T AM glad that Fr. James Brodrick, -Idefeated the humility of the late Mr. Eyre, which lasted even beyond his death. No notices of his death nor appreciations of his career appeared in the secular Press, and I have little doubt that this was in accordance with his own wishes and by his own request. But Mr. Eyre could not be angry with Fr. Brodrick's beautiful words, if only because they were such close friends and collaborators in life. Some. at lease of the hard work involved in European Civilisation was done by the Jesuit historian.
The Right Author
attributed the verses " If only the good were clever ... " the other day to the late Miss Moberly. A correspondent kindly writes to say that I am wrong. This is what happened: Dr. Jowett, the famous Master of Balliol, meeting Miss Elizabeth Wordsworth, Head of Lady Margaret Hall, said one day to her: " Ala! Miss Wordsworth, we always tell.our young people that it is better to be good than clever, but we don't really think so do we?"
The Right Verse
Miss Wordsworth, by way of reply. then sent the Master the verse, the correct version of which is as follows: If all the good people were clever And all the clever were good, This world would be better than ever We thought it possibly could; But, alas it is seldom or never The two hit it off as they should: The good are so harsh to the clever, And the clever so rude to the good.
So, friends. let it be our endeavour To make each by each understood, For none can he good like the clever, Or clever, so well as the good.
THE death in Scotland of Alfred Adler, 1the inventor of the phrase " inferiority complex," reminds one of the enormous popularity of modern psychology. Is there anyone alive today who has not used his phrase or Freud's repression," if not " libido "? And then there is the third Central European psychological musketeer. Jung, with his " introvert " and " extravert." I wonder if there is any parallel in the history of science and philosophy? I think " inferiority complex " comes first by a short head, which goes to show that Adler's theory of power instinct comes nearest to the truth, for the popularity of a psycho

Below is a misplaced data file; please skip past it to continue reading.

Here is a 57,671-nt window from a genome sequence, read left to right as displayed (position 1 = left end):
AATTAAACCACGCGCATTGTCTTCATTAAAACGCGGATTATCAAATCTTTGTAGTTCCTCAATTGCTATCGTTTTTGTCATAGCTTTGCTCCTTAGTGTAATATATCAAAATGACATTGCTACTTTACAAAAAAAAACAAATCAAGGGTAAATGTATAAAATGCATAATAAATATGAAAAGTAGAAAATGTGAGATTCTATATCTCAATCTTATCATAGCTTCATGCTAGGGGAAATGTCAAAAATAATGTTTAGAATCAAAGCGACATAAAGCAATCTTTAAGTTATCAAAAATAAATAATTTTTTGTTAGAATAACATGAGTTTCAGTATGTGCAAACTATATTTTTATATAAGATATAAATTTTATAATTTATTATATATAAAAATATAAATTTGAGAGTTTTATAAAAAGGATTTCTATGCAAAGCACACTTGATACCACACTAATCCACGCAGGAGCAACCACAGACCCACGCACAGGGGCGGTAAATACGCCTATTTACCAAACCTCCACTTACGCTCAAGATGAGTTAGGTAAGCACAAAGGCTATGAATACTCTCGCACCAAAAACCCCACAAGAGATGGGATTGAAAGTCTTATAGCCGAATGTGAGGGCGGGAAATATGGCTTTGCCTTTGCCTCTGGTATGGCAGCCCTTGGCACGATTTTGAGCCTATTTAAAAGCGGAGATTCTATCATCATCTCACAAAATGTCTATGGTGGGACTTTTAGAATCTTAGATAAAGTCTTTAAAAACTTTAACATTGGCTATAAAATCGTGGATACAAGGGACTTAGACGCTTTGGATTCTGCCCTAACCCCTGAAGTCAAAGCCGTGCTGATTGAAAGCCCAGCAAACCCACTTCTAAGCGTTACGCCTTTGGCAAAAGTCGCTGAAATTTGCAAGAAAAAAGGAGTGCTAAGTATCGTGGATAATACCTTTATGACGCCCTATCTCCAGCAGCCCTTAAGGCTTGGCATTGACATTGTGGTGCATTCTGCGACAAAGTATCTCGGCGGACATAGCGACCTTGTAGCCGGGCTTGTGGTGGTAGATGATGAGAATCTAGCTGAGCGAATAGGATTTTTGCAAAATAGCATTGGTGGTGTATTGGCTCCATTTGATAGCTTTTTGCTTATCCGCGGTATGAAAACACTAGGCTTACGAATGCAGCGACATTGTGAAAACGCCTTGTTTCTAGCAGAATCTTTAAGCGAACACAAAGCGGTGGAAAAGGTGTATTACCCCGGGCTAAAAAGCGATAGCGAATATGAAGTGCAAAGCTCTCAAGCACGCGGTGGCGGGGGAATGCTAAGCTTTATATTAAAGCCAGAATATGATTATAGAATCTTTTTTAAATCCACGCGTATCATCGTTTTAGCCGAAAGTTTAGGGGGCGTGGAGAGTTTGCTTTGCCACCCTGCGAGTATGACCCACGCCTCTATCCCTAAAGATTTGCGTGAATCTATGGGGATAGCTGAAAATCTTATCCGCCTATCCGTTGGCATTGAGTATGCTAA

logical phrase must be due to some extent to the rapidity with which the ordinary man sees its application to himself, in the first instance, and then, probably erroneously, to his friends. Of course, Freud's sexy theory. the parent of them all, comes very close, but the reason may not be purely a psychological one.
T HAVE been sent photographs of two -1Red posters which I am printing. They are interesting as affording evidence of the Red glory in human failings which other men, even though they may indulge in them, at least recognise to be wrong. One shows the words " Free Women" under the letters C.N.T., National Confederation of Workers, the AnarchistCommunist body. On the same poster, though probably not visible in the reproduced picture, are the words " Libertarios de Prostitucion." literally " Anarchists of Prostitution." The other poster vaunts the Anarchist cry of the " Orgartisation of
The Clown of Clowns
DOOR Joey Grimaldi, whose laughter'. making proclivities on the stage were so ill-supported off it — for in private life the famous clown is said to have been the most melancholy of men—has not been forgotten on his centenary. Wreaths of homage. I note. have been laid on his grave in the Pentonville churchyard; and it is a safe remark that if many pilgrims have found their way to that somewhat drab spot, as a result of the reminder in the newspapers, they will have found them
selves on what was previously terra incognita.
Until its welcome renovation some little time ago, the parish church on Pentonville'.; slope was a desolate spot enough. while such mouldering headstones as stand in its vicinity are hard put to it, nowadays, to reveal the identity of those whom they were set up to honour--except one, that' of Joseph Grimaldi. He. at any rate, has been legibly preserved in memory.
A Point of Religion
That Grimaldi has his last resting-place in a Protestant burial ground would not in itself be evidence of relish for that destiny: farther back in history I could find instances, in a number of places, of Catholics being buried in non-Catholic ground. But can one claim Grimaldi as a Catholic
" ought-to-have-been "? His name bespeaks, more or less. a faithful stock; hut what is definitely known about himself is doubtful on this score.
His father had come to England, and the mantle of Catholic observance is not discernible. Yet there are those who will like to give rein to the pious imagination that under sunny Southern skies, at some time or other, an older Grimaldi may have essayed the role of Our Lady's Tumbler, clowning it for Heaven rather than for Sadlcr's Wells.